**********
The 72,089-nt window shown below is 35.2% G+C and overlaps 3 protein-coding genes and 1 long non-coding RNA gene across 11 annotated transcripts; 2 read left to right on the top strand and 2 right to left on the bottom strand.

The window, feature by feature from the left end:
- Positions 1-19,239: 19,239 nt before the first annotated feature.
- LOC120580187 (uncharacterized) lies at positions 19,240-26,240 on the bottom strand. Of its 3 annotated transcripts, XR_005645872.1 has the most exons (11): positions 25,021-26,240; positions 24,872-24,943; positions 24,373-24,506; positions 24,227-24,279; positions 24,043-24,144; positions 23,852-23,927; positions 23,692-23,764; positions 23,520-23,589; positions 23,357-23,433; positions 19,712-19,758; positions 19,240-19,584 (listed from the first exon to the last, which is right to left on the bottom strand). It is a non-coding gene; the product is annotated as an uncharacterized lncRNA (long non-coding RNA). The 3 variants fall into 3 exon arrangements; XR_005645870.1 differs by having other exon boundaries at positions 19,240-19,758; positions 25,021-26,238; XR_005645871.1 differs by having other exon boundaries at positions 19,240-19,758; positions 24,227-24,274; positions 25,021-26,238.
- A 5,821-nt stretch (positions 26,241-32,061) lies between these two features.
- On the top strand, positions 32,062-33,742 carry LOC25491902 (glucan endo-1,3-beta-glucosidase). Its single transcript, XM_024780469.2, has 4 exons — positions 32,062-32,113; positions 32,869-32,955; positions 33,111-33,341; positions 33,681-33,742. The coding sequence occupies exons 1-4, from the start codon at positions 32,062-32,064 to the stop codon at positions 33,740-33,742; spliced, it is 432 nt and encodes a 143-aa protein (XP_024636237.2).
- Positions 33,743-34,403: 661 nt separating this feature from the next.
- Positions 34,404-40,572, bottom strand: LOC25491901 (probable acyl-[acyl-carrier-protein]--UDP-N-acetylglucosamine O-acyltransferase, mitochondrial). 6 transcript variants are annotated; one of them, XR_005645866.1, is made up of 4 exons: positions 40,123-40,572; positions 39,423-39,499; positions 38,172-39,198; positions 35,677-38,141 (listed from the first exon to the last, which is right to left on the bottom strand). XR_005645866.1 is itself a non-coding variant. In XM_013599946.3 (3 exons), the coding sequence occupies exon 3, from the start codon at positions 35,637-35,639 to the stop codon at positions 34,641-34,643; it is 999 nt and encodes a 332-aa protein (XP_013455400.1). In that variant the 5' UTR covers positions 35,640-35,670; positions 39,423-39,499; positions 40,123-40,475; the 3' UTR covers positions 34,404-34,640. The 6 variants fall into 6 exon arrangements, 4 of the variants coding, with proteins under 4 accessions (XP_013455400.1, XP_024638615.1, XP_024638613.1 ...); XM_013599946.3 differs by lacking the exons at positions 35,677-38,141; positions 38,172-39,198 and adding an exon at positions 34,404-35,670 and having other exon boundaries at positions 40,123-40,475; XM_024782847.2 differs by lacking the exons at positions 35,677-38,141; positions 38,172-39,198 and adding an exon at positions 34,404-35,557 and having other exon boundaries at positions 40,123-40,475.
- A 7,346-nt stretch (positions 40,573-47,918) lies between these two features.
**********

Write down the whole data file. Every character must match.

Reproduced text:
The 72,089-nt window shown below is 35.2% G+C and overlaps 3 protein-coding genes and 1 long non-coding RNA gene across 11 annotated transcripts; 2 read left to right on the top strand and 2 right to left on the bottom strand.

The window, feature by feature from the left end:
- Positions 1-19,239: 19,239 nt before the first annotated feature.
- LOC120580187 (uncharacterized) lies at positions 19,240-26,240 on the bottom strand. Of its 3 annotated transcripts, XR_005645872.1 has the most exons (11): positions 25,021-26,240; positions 24,872-24,943; positions 24,373-24,506; positions 24,227-24,279; positions 24,043-24,144; positions 23,852-23,927; positions 23,692-23,764; positions 23,520-23,589; positions 23,357-23,433; positions 19,712-19,758; positions 19,240-19,584 (listed from the first exon to the last, which is right to left on the bottom strand). It is a non-coding gene; the product is annotated as an uncharacterized lncRNA (long non-coding RNA). The 3 variants fall into 3 exon arrangements; XR_005645870.1 differs by having other exon boundaries at positions 19,240-19,758; positions 25,021-26,238; XR_005645871.1 differs by having other exon boundaries at positions 19,240-19,758; positions 24,227-24,274; positions 25,021-26,238.
- A 5,821-nt stretch (positions 26,241-32,061) lies between these two features.
- On the top strand, positions 32,062-33,742 carry LOC25491902 (glucan endo-1,3-beta-glucosidase). Its single transcript, XM_024780469.2, has 4 exons — positions 32,062-32,113; positions 32,869-32,955; positions 33,111-33,341; positions 33,681-33,742. The coding sequence occupies exons 1-4, from the start codon at positions 32,062-32,064 to the stop codon at positions 33,740-33,742; spliced, it is 432 nt and encodes a 143-aa protein (XP_024636237.2).
- Positions 33,743-34,403: 661 nt separating this feature from the next.
- Positions 34,404-40,572, bottom strand: LOC25491901 (probable acyl-[acyl-carrier-protein]--UDP-N-acetylglucosamine O-acyltransferase, mitochondrial). 6 transcript variants are annotated; one of them, XR_005645866.1, is made up of 4 exons: positions 40,123-40,572; positions 39,423-39,499; positions 38,172-39,198; positions 35,677-38,141 (listed from the first exon to the last, which is right to left on the bottom strand). XR_005645866.1 is itself a non-coding variant. In XM_013599946.3 (3 exons), the coding sequence occupies exon 3, from the start codon at positions 35,637-35,639 to the stop codon at positions 34,641-34,643; it is 999 nt and encodes a 332-aa protein (XP_013455400.1). In that variant the 5' UTR covers positions 35,640-35,670; positions 39,423-39,499; positions 40,123-40,475; the 3' UTR covers positions 34,404-34,640. The 6 variants fall into 6 exon arrangements, 4 of the variants coding, with proteins under 4 accessions (XP_013455400.1, XP_024638615.1, XP_024638613.1 ...); XM_013599946.3 differs by lacking the exons at positions 35,677-38,141; positions 38,172-39,198 and adding an exon at positions 34,404-35,670 and having other exon boundaries at positions 40,123-40,475; XM_024782847.2 differs by lacking the exons at positions 35,677-38,141; positions 38,172-39,198 and adding an exon at positions 34,404-35,557 and having other exon boundaries at positions 40,123-40,475.
- A 7,346-nt stretch (positions 40,573-47,918) lies between these two features.